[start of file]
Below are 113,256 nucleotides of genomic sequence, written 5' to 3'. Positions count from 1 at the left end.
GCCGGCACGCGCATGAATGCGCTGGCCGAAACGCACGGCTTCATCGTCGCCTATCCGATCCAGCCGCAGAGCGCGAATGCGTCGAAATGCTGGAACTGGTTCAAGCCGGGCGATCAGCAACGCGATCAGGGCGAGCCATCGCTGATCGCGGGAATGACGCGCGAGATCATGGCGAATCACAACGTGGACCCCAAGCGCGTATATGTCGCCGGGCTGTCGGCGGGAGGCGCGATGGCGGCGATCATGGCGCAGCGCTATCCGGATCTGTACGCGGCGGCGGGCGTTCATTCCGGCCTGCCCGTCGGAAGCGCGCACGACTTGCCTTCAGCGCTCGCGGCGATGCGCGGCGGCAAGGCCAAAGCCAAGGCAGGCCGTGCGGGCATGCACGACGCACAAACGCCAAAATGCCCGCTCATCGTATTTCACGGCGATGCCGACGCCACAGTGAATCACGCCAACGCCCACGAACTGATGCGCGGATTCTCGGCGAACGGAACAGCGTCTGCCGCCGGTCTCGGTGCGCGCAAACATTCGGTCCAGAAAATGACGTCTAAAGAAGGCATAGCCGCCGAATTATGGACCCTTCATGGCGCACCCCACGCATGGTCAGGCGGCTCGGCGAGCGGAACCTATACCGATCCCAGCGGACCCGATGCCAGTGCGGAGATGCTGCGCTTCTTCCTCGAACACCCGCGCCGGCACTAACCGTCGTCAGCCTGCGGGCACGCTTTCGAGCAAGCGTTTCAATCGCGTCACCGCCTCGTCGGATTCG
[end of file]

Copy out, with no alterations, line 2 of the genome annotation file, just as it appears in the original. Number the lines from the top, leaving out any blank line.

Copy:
GCCGGCACGCGCATGAATGCGCTGGCCGAAACGCACGGCTTCATCGTCGCCTATCCGATCCAGCCGCAGAGCGCGAATGCGTCGAAATGCTGGAACTGGTTCAAGCCGGGCGATCAGCAACGCGATCAGGGCGAGCCATCGCTGATCGCGGGAATGACGCGCGAGATCATGGCGAATCACAACGTGGACCCCAAGCGCGTATATGTCGCCGGGCTGTCGGCGGGAGGCGCGATGGCGGCGATCATGGCGCAGCGCTATCCGGATCTGTACGCGGCGGCGGGCGTTCATTCCGGCCTGCCCGTCGGAAGCGCGCACGACTTGCCTTCAGCGCTCGCGGCGATGCGCGGCGGCAAGGCCAAAGCCAAGGCAGGCCGTGCGGGCATGCACGACGCACAAACGCCAAAATGCCCGCTCATCGTATTTCACGGCGATGCCGACGCCACAGTGAATCACGCCAACGCCCACGAACTGATGCGCGGATTCTCGGCGAACGGAACAGCGTCTGCCGCCGGTCTCGGTGCGCGCAAACATTCGGTCCAGAAAATGACGTCTAAAGAAGGCATAGCCGCCGAATTATGGACCCTTCATGGCGCACCCCACGCATGGTCAGGCGGCTCGGCGAGCGGAACCTATACCGATCCCAGCGGACCCGATGCCAGTGCGGAGATGCTGCGCTTCTTCCTCGAACACCCGCGCCGGCACTAACCGTCGTCAGCCTGCGGGCACGCTTTCGAGCAAGCGTTTCAATCGCGTCACCGCCTCGTCGGATTCG